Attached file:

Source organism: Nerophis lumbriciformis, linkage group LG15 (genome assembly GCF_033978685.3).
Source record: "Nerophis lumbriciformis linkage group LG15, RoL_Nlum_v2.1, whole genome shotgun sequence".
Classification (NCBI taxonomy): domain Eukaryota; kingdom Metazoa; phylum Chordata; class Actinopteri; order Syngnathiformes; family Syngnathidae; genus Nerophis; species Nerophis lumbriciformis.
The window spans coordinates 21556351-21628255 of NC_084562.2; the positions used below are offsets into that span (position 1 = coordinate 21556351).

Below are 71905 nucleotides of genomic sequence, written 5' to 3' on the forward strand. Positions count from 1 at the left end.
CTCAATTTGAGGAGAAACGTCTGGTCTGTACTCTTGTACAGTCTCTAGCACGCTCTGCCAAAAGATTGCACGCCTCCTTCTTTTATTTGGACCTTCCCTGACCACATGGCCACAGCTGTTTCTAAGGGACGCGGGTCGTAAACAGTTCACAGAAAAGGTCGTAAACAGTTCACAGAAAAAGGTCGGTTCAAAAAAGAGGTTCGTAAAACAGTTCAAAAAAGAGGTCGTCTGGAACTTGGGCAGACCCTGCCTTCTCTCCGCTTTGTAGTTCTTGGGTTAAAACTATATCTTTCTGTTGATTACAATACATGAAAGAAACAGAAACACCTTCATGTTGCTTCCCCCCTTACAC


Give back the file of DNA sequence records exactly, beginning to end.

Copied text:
Source organism: Nerophis lumbriciformis, linkage group LG15 (genome assembly GCF_033978685.3).
Source record: "Nerophis lumbriciformis linkage group LG15, RoL_Nlum_v2.1, whole genome shotgun sequence".
Classification (NCBI taxonomy): domain Eukaryota; kingdom Metazoa; phylum Chordata; class Actinopteri; order Syngnathiformes; family Syngnathidae; genus Nerophis; species Nerophis lumbriciformis.
The window spans coordinates 21556351-21628255 of NC_084562.2; the positions used below are offsets into that span (position 1 = coordinate 21556351).

Below are 71905 nucleotides of genomic sequence, written 5' to 3' on the forward strand. Positions count from 1 at the left end.
CTCAATTTGAGGAGAAACGTCTGGTCTGTACTCTTGTACAGTCTCTAGCACGCTCTGCCAAAAGATTGCACGCCTCCTTCTTTTATTTGGACCTTCCCTGACCACATGGCCACAGCTGTTTCTAAGGGACGCGGGTCGTAAACAGTTCACAGAAAAGGTCGTAAACAGTTCACAGAAAAAGGTCGGTTCAAAAAAGAGGTTCGTAAAACAGTTCAAAAAAGAGGTCGTCTGGAACTTGGGCAGACCCTGCCTTCTCTCCGCTTTGTAGTTCTTGGGTTAAAACTATATCTTTCTGTTGATTACAATACATGAAAGAAACAGAAACACCTTCATGTTGCTTCCCCCCTTACAC